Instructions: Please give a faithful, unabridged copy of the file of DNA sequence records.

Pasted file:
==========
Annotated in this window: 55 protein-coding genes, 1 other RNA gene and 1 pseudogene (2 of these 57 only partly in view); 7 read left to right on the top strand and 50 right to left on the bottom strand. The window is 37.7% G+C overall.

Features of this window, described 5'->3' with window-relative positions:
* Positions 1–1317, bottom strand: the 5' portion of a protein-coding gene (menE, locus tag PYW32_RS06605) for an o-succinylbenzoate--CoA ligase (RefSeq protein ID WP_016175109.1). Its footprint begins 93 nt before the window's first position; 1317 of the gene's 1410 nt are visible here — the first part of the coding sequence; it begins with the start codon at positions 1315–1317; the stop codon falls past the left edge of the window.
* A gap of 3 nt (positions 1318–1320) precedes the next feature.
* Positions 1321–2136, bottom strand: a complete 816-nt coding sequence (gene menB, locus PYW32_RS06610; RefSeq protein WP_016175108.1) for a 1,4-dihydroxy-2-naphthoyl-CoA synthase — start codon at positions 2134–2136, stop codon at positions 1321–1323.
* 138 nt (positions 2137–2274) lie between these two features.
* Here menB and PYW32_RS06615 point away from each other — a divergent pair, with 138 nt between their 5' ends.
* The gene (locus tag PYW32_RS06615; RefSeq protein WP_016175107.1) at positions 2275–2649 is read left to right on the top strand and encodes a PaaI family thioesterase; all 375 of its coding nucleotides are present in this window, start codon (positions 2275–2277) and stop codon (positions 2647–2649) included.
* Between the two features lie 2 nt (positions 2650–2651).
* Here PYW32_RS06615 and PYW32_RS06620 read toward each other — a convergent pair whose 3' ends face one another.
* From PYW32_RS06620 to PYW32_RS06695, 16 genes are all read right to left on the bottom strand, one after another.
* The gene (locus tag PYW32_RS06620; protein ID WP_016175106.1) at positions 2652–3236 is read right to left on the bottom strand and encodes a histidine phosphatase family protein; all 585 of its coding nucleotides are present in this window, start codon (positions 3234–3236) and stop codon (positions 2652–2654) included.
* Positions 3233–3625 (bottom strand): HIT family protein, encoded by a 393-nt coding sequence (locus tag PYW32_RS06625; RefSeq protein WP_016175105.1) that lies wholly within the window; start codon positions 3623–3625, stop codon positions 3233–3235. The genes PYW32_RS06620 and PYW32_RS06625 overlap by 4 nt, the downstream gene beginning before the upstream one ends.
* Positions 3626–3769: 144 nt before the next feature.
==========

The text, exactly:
Annotated in this window: 55 protein-coding genes, 1 other RNA gene and 1 pseudogene (2 of these 57 only partly in view); 7 read left to right on the top strand and 50 right to left on the bottom strand. The window is 37.7% G+C overall.

Features of this window, described 5'->3' with window-relative positions:
* Positions 1–1317, bottom strand: the 5' portion of a protein-coding gene (menE, locus tag PYW32_RS06605) for an o-succinylbenzoate--CoA ligase (RefSeq protein ID WP_016175109.1). Its footprint begins 93 nt before the window's first position; 1317 of the gene's 1410 nt are visible here — the first part of the coding sequence; it begins with the start codon at positions 1315–1317; the stop codon falls past the left edge of the window.
* A gap of 3 nt (positions 1318–1320) precedes the next feature.
* Positions 1321–2136, bottom strand: a complete 816-nt coding sequence (gene menB, locus PYW32_RS06610; RefSeq protein WP_016175108.1) for a 1,4-dihydroxy-2-naphthoyl-CoA synthase — start codon at positions 2134–2136, stop codon at positions 1321–1323.
* 138 nt (positions 2137–2274) lie between these two features.
* Here menB and PYW32_RS06615 point away from each other — a divergent pair, with 138 nt between their 5' ends.
* The gene (locus tag PYW32_RS06615; RefSeq protein WP_016175107.1) at positions 2275–2649 is read left to right on the top strand and encodes a PaaI family thioesterase; all 375 of its coding nucleotides are present in this window, start codon (positions 2275–2277) and stop codon (positions 2647–2649) included.
* Between the two features lie 2 nt (positions 2650–2651).
* Here PYW32_RS06615 and PYW32_RS06620 read toward each other — a convergent pair whose 3' ends face one another.
* From PYW32_RS06620 to PYW32_RS06695, 16 genes are all read right to left on the bottom strand, one after another.
* The gene (locus tag PYW32_RS06620; protein ID WP_016175106.1) at positions 2652–3236 is read right to left on the bottom strand and encodes a histidine phosphatase family protein; all 585 of its coding nucleotides are present in this window, start codon (positions 3234–3236) and stop codon (positions 2652–2654) included.
* Positions 3233–3625 (bottom strand): HIT family protein, encoded by a 393-nt coding sequence (locus tag PYW32_RS06625; RefSeq protein WP_016175105.1) that lies wholly within the window; start codon positions 3623–3625, stop codon positions 3233–3235. The genes PYW32_RS06620 and PYW32_RS06625 overlap by 4 nt, the downstream gene beginning before the upstream one ends.
* Positions 3626–3769: 144 nt before the next feature.